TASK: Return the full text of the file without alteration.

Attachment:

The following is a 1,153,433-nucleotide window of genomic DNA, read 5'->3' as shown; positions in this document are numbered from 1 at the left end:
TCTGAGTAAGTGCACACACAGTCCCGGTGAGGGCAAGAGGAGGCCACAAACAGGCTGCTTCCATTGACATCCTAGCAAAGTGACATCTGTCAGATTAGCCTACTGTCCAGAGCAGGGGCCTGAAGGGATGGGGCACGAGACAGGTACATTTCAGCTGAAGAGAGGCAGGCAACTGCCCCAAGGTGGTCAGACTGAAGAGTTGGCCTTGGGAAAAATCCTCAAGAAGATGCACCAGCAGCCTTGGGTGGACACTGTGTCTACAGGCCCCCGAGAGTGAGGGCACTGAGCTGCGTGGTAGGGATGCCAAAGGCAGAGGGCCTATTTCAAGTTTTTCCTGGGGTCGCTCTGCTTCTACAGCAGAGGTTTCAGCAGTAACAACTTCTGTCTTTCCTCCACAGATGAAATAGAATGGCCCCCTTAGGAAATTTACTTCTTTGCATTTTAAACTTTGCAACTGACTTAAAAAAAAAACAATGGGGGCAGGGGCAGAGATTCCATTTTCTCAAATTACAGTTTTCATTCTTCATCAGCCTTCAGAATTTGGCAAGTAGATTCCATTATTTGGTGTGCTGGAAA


The following is a 1,153,433-nucleotide window of genomic DNA, read 5'->3' as shown; positions in this document are numbered from 1 at the left end:
TCTGAGTAAGTGCACACACAGTCCCGGTGAGGGCAAGAGGAGGCCACAAACAGGCTGCTTCCATTGACATCCTAGCAAAGTGACATCTGTCAGATTAGCCTACTGTCCAGAGCAGGGGCCTGAAGGGATGGGGCACGAGACAGGTACATTTCAGCTGAAGAGAGGCAGGCAACTGCCCCAAGGTGGTCAGACTGAAGAGTTGGCCTTGGGAAAAATCCTCAAGAAGATGCACCAGCAGCCTTGGGTGGACACTGTGTCTACAGGCCCCCGAGAGTGAGGGCACTGAGCTGCGTGGTAGGGATGCCAAAGGCAGAGGGCCTATTTCAAGTTTTTCCTGGGGTCGCTCTGCTTCTACAGCAGAGGTTTCAGCAGTAACAACTTCTGTCTTTCCTCCACAGATGAAATAGAATGGCCCCCTTAGGAAATTTACTTCTTTGCATTTTAAACTTTGCAACTGACTTAAAAAAAAAACAATGGGGGCAGGGGCAGAGATTCCATTTTCTCAAATTACAGTTTTCATTCTTCATCAGCCTTCAGAATTTGGCAAGTAGATTCCATTATTTGGTGTGCTGGAAA